Bankruptcy and Divorce in Maryland

The question about how a bankruptcy affects a divorce and vice versa touches upon many considerations in both divorce and bankruptcy planning, and both spouses can benefit from taking time to plan for these contingencies. Also, the timing of when to file bankruptcy – whether to file 1) bankruptcy in divorce; 2) can you get a bankruptcy while in Chapter 13 bankruptcy; or 3) bankruptcy after divorce – is a very important consideration that spouses should take into account.

Protecting the Marital Home

There are several factors a couple should consider when planning for bankruptcy in divorce, whether one or both spouses is thinking about filing for Chapter 7 or Chapter 13 bankruptcy. The first factor is treatment of the marital home. Often, married couples own a home that is titled as tenancy by the entirety, which can protect the equity in the home from certain categories of creditors in bankruptcy. A tenancy by the entirety property is protected from debts that only one spouse holds, except for tax debt. However, the tenancy by the entirety is severed when the court enters the divorce decree, at which point the property reverts to tenants in common, which does not offer the same protections as tenancy by the entirety.

If a couple gets divorced within 6 months after a Chapter 7 bankruptcy is filed by one or both spouses, even though the property may be titled as tenancy by the entirety when the bankruptcy case is filed, since the divorce decree severs the tenancy by the entirety, equity in the marital home that may have been protected from creditors because of the entireties exemption can be considered part of the bankruptcy estate which brings it into the reach of the chapter 7 trustee who has the ability to sell the home and distribute proceeds to creditors. A couple should factor protecting any equity in the marital home when thinking about bankruptcy and divorce.

Bankruptcy Means Test While Going Through Divorce

Another consideration when filing for bankruptcy and divorce is how income calculations affect bankruptcy. In bankruptcy, income affects the Means Test in a chapter 7 bankruptcy and is an important factor in the bankruptcy filer’s budget to determine whether they can afford to pay back some of their creditors in a chapter 13 bankruptcy repayment plan. A chapter 7 bankruptcy is a 4 to 6-month process in which the bankruptcy filer – the “debtor” – does not repay any of their creditors, and a chapter 13 bankruptcy is a 3 to 5-year repayment plan in which part or all of the debts are paid over time.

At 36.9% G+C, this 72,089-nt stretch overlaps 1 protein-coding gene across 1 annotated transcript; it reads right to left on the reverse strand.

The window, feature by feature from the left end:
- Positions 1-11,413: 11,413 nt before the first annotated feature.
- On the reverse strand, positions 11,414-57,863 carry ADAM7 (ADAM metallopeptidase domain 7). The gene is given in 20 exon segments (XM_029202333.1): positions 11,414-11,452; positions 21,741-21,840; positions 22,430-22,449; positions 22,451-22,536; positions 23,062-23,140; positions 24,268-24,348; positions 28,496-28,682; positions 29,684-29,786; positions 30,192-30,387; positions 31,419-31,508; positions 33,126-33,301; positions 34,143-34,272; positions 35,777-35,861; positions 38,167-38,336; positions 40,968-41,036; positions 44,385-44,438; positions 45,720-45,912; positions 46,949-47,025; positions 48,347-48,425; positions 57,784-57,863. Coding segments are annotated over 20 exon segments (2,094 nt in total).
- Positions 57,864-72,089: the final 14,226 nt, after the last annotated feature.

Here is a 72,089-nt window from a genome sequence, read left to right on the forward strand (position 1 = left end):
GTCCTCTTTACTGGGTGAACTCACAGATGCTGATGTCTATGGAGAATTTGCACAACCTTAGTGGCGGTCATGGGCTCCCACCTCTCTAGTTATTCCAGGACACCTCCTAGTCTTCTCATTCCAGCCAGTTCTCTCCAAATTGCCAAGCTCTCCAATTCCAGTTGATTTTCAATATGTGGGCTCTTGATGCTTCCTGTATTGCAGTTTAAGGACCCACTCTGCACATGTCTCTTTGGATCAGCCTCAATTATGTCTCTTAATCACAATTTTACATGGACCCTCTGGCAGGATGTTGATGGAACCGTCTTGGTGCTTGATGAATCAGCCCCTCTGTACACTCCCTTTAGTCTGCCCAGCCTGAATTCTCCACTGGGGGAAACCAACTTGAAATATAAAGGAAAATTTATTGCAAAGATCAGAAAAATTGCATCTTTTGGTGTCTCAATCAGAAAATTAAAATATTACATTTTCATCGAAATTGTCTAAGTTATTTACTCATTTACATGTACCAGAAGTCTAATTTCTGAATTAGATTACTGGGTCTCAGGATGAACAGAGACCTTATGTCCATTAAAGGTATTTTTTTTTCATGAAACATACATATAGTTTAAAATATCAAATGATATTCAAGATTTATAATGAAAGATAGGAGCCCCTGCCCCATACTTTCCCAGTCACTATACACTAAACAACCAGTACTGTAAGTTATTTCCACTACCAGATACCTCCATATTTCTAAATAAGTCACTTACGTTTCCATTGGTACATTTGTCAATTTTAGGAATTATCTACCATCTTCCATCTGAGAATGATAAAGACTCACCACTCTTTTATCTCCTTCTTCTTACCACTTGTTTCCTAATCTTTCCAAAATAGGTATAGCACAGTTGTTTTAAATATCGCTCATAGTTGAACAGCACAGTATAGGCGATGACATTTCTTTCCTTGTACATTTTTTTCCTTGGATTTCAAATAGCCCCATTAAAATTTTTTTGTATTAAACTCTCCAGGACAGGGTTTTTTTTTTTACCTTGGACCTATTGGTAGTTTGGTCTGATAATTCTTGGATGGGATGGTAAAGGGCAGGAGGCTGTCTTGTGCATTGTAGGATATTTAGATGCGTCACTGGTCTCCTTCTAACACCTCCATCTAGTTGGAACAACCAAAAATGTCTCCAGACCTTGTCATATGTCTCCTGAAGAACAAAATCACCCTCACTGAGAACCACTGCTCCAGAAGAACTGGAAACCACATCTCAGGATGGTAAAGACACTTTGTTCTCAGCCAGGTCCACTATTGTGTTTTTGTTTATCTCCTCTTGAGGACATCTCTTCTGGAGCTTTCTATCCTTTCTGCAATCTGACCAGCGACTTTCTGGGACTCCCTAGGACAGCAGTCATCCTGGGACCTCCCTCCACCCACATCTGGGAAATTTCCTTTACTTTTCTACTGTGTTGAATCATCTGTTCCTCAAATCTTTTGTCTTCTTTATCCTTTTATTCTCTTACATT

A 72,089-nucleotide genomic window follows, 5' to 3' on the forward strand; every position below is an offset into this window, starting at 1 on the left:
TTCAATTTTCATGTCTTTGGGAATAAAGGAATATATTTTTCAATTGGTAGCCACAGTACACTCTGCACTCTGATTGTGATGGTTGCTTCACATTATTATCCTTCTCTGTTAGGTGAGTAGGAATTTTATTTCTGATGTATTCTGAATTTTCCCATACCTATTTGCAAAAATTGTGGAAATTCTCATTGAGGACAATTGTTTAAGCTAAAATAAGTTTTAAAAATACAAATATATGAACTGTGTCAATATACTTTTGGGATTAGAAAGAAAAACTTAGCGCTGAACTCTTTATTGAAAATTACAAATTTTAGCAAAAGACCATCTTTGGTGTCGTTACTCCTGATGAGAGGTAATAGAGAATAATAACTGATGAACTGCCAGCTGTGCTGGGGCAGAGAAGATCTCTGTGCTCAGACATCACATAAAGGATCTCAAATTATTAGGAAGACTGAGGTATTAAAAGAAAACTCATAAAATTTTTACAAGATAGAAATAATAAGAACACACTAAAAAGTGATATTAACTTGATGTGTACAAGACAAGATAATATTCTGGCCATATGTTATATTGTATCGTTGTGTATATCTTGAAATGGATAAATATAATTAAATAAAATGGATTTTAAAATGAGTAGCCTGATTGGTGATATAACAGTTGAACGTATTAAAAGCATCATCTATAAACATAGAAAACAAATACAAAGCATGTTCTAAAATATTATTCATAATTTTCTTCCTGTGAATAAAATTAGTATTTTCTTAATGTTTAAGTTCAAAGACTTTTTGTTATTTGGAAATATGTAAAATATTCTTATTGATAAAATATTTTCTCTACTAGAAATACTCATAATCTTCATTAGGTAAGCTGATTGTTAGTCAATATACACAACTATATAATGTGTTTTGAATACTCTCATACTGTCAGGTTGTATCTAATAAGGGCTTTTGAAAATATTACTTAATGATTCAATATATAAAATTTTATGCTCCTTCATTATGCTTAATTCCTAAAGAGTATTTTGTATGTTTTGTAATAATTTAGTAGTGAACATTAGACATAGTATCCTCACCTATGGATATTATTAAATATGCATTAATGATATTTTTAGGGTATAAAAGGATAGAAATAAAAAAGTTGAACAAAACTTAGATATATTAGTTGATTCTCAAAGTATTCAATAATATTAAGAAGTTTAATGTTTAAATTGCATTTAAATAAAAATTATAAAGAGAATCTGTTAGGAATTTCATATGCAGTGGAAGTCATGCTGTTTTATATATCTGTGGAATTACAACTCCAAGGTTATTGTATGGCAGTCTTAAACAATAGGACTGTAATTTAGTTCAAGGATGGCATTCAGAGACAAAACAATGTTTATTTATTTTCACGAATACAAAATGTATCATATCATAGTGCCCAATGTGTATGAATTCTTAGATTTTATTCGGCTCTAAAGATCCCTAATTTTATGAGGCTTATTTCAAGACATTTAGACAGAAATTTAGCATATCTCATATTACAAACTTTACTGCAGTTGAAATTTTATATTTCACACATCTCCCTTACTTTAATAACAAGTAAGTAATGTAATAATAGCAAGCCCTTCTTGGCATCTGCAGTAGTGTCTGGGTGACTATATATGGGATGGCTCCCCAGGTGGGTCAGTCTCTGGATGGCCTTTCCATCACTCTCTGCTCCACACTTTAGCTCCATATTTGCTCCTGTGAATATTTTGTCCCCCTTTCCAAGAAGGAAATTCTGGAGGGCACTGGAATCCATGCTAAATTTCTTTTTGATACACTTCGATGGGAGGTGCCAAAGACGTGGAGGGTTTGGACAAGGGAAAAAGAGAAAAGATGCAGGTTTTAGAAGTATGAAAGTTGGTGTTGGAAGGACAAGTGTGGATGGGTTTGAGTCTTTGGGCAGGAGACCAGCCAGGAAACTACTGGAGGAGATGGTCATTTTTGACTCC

In 2005, the bankruptcy code was amended to prevent people that could afford to pay their creditors in a chapter 13 bankruptcy repayment plan from filing under chapter 7 if their income is above the median income for their household size unless they overcome a presumption of abuse.

If a couple is married and living together, even if only one spouse files for bankruptcy, both spouses’ income must be used in the Means Test calculations, as well as calculating the bankruptcy budget. However, if the couple is separated, one spouse’s income may be used, which could result in qualification for chapter 7 under the Means Test. Additionally, if children live with one spouse 51% or more of the time, the household size can be increased for Means Test calculations for that couple if they file for bankruptcy.

When considering whether to file bankruptcy after divorce or bankruptcy in divorce, a couple should consider how their income will be affected by the divorce.

Property Transfers and Marital Debt